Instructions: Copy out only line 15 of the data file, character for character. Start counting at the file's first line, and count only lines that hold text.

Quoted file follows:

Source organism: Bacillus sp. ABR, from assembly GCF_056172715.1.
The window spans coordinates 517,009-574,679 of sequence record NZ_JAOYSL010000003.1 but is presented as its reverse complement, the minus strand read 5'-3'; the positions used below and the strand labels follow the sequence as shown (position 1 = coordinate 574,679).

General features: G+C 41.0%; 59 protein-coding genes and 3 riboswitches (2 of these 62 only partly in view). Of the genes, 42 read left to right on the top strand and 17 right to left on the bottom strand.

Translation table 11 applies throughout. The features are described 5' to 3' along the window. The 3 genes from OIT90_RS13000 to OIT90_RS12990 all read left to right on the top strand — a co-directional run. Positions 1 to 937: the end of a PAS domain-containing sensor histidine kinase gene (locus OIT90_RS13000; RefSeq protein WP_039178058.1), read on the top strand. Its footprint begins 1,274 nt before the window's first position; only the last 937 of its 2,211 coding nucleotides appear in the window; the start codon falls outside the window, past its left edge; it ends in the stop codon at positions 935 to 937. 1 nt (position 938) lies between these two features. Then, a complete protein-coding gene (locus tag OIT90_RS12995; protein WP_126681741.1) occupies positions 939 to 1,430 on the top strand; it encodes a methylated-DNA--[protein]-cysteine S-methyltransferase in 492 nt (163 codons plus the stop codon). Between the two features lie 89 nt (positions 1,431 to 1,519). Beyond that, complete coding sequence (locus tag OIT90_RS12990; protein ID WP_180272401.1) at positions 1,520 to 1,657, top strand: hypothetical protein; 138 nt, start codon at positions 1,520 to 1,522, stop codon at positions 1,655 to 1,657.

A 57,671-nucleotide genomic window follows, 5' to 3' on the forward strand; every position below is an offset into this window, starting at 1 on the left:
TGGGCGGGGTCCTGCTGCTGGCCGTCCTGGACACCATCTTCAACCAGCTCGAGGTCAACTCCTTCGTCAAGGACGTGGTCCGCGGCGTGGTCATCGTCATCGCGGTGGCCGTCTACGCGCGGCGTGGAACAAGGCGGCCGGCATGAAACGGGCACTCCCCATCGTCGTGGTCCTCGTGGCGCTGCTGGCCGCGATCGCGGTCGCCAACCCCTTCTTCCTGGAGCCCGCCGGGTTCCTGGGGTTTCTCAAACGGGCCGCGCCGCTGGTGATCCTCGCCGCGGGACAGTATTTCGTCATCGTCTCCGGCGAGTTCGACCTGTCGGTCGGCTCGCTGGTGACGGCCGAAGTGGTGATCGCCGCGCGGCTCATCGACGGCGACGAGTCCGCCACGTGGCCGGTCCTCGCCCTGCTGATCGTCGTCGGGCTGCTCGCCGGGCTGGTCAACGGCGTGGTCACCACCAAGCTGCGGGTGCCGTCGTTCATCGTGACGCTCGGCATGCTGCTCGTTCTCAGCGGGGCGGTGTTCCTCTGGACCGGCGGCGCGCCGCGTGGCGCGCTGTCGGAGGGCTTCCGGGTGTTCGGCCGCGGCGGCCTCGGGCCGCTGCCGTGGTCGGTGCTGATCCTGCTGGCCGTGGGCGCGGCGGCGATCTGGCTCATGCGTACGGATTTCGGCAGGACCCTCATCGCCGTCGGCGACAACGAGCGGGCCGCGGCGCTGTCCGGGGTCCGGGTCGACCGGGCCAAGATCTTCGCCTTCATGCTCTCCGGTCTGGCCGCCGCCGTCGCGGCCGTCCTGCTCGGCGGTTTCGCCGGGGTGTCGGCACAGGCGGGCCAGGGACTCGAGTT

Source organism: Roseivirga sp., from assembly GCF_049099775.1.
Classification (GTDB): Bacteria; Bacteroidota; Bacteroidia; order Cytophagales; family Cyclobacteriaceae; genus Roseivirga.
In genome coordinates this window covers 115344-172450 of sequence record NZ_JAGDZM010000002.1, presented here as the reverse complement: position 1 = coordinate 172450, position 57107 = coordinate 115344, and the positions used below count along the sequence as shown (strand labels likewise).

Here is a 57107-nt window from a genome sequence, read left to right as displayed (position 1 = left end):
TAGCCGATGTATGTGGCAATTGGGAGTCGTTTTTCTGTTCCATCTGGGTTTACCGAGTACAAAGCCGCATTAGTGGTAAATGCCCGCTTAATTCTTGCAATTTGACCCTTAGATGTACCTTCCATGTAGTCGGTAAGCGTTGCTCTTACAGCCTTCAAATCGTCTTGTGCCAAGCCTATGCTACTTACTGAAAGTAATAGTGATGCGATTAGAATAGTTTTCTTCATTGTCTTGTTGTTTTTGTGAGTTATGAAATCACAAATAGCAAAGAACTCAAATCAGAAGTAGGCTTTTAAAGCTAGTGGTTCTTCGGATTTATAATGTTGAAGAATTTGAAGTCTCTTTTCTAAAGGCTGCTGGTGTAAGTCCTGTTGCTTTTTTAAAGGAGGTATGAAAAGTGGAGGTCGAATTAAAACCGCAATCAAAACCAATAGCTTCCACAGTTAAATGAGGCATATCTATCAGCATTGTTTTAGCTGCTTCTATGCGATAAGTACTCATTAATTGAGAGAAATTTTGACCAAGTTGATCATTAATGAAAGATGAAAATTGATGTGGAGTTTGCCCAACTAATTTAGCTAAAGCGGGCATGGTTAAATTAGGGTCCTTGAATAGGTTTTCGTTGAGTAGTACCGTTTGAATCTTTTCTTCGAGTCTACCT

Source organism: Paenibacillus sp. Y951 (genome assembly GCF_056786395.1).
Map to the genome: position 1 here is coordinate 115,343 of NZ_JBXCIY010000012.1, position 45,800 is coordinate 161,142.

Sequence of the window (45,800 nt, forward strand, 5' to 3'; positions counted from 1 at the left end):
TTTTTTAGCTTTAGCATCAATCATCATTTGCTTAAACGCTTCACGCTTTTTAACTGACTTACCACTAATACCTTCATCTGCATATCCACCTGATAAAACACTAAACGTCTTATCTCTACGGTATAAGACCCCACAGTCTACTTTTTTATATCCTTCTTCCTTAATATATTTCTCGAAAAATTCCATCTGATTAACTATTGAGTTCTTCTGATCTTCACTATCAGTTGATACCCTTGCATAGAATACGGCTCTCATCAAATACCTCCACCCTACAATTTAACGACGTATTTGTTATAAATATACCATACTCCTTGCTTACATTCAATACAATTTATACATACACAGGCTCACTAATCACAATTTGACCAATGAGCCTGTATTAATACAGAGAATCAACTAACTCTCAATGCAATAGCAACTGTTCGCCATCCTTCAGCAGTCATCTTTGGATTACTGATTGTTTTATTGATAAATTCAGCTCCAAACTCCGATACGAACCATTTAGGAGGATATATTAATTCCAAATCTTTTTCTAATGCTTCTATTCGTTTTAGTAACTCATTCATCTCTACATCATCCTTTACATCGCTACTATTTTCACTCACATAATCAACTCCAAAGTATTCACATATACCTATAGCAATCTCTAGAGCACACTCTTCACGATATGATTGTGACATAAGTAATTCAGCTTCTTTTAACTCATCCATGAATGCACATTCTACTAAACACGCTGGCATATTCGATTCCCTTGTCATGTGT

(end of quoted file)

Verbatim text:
TTTTTTAGCTTTAGCATCAATCATCATTTGCTTAAACGCTTCACGCTTTTTAACTGACTTACCACTAATACCTTCATCTGCATATCCACCTGATAAAACACTAAACGTCTTATCTCTACGGTATAAGACCCCACAGTCTACTTTTTTATATCCTTCTTCCTTAATATATTTCTCGAAAAATTCCATCTGATTAACTATTGAGTTCTTCTGATCTTCACTATCAGTTGATACCCTTGCATAGAATACGGCTCTCATCAAATACCTCCACCCTACAATTTAACGACGTATTTGTTATAAATATACCATACTCCTTGCTTACATTCAATACAATTTATACATACACAGGCTCACTAATCACAATTTGACCAATGAGCCTGTATTAATACAGAGAATCAACTAACTCTCAATGCAATAGCAACTGTTCGCCATCCTTCAGCAGTCATCTTTGGATTACTGATTGTTTTATTGATAAATTCAGCTCCAAACTCCGATACGAACCATTTAGGAGGATATATTAATTCCAAATCTTTTTCTAATGCTTCTATTCGTTTTAGTAACTCATTCATCTCTACATCATCCTTTACATCGCTACTATTTTCACTCACATAATCAACTCCAAAGTATTCACATATACCTATAGCAATCTCTAGAGCACACTCTTCACGATATGATTGTGACATAAGTAATTCAGCTTCTTTTAACTCATCCATGAATGCACATTCTACTAAACACGCTGGCATATTCGATTCCCTTGTCATGTGT